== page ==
Mr. Melton Henderson graduated from Tulsa Welding School back in June 1954. Melton, 87, still welds almost every day in his home shop in Claremore, OK. Melton’s son, Douglas, said that his dad has been quoted as saying, “He can fill anything but the crack of dawn, and fix anything but a broken heart.”
Thanks for your time today, Melton. Tell us how you got started in welding.
I joined the Navy in 1949 and trained as a diesel mechanic. When I got out in October 1953, I started working as a master diesel mechanic making $1.40/hour. My father worked as a tack welder for Lee C. Moore, an oil well drilling place, in Tulsa. He wasn’t trained, but he told me they were paying more than $1.40 for unskilled welders.
I wasn’t making any money as a mechanic, so I went and talked to his foreman. When I said I’d just got out of the Navy, he told me I could go to welding school using my GI Bill.
Thank you for your service. What was Tulsa Welding School like in 1954?
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The welding school was in an old brick building off 2nd Street. It was an industrial area, old garages and such. It was set up with a couple of dozen welding booths, probably 6′ by 8′, with a little Lincoln generator welder and a jig outfit to tack stuff on in each booth. It had a cement floor, brick walls and plastic sheet partitions between each booth.
It was very basic, but my whole world was that booth. We worked four hours a day, just welding if I recall, no bookwork. Three weeks after starting school, I got a job with that foreman as a tack welder on the night shift. The program took six months.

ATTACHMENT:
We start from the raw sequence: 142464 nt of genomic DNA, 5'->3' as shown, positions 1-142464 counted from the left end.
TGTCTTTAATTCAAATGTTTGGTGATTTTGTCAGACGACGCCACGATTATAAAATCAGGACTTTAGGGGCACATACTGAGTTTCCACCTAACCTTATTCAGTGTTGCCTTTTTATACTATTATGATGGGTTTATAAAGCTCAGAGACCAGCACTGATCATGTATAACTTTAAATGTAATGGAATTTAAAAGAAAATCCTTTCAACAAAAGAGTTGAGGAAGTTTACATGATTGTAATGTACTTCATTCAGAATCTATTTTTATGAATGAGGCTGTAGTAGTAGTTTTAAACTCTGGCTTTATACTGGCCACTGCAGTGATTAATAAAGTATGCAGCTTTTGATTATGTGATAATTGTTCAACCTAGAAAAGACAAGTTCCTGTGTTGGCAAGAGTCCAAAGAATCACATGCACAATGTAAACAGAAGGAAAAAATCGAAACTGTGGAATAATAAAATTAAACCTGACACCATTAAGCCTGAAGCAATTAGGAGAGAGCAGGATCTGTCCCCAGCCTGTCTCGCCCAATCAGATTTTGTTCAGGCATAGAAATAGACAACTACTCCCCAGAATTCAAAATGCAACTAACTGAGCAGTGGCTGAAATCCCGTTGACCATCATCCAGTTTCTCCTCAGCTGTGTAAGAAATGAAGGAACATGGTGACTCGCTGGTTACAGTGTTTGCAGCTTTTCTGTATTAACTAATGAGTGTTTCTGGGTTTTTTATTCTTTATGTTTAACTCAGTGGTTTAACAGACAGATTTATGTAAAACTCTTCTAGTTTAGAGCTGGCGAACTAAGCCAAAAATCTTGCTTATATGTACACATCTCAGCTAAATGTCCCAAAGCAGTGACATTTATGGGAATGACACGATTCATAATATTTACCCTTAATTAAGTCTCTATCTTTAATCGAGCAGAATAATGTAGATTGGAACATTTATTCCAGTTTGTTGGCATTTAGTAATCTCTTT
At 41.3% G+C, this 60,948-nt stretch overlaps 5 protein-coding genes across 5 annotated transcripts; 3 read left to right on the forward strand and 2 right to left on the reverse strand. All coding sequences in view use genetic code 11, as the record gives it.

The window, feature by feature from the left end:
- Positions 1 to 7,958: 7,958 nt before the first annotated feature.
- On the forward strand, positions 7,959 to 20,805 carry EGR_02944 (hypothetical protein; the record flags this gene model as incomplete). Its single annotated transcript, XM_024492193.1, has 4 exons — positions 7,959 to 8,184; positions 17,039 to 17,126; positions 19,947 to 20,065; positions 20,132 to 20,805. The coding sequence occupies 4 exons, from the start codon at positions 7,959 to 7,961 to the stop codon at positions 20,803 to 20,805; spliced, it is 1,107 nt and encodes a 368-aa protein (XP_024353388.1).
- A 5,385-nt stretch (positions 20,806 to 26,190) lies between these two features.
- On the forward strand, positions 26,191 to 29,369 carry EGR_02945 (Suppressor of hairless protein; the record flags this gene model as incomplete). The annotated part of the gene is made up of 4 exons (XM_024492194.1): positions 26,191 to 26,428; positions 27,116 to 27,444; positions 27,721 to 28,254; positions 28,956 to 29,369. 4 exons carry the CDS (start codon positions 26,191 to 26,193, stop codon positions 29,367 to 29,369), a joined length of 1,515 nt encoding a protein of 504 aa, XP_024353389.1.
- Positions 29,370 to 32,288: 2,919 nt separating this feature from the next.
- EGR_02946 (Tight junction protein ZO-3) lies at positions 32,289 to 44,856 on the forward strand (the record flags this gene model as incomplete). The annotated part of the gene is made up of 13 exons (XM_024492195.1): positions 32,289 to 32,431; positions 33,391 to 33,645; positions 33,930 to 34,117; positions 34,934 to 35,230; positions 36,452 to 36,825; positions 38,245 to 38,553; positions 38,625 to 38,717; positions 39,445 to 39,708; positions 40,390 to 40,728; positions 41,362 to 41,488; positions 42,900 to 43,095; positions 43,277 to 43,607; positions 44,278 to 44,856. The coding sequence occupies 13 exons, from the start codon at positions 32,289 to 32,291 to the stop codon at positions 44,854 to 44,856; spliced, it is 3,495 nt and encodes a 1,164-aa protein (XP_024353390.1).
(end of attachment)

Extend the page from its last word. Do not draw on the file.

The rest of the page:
Had you ever considered welding before?
I had never even seen anybody welding before I went to welding school. My dad didn’t really influence me beyond suggesting I could make more money. I didn’t really have a clue as to what I would be doing at welding school. I just kept hearing about the dollars!
How did you get on at welding school?
I liked it. It was really basic stick rod. You got to where you could hold an arc without sticking your rod. I did well. I amazed my instructor. He couldn’t understand how I was picking it up so fast and nobody else was. Most of the other guys had come out of a shop or off a pipeline. They had welded enough that they thought they could weld, but they couldn’t.
The instructor finally realized I was doing well because I had no bad habits. He spent a lot of time trying to get these guys to unlearn a bunch of bad habits.
What was your first job out of welding school?
I finished welding school in the summer of ’54. I went to El Paso, Texas, and took a weld test for the pipefitters union. I got my union card and they put me to work welding at the Texaco Refinery making $3.00 per hour! The union would test you, then a company would tell the union they needed so many welders, then the company would test you again.
You more than doubled your pay. Were you excited about that first pay check?
Excited is the understatement of the year! I came home one weekend after I got the job to see my wife and went by the school. They were excited to see how I was doing; when they learned I’d gone from $1.40 to $3.00 an hour, man did they like the sound of that! They took my picture and used it in an advert in magazines like Pipeline Welder for several years. The headline was “Double your Salary at Tulsa Welding School!” I was a poster boy! There’s no substitute for fame, is there?
I understand you opened a shop a few years later?
By ’56 I was back in Tulsa. There was a lot of welding work around the country, but a railroad strike had halted everything. I went to work in a tank shop in Tulsa, then in ’57 I opened my own welding shop in Oologah, Oklahoma. I had a portable welding rig and charged $5.00 an hour. I was doing heavy equipment repair work for the companies building Oologah Dam. I also actually welded on the gates used in the dam itself. That lasted about three years; the work diminished after the dam was completed. I learned a lot there. Every time you strike up a welding machine, you’re going to learn something new.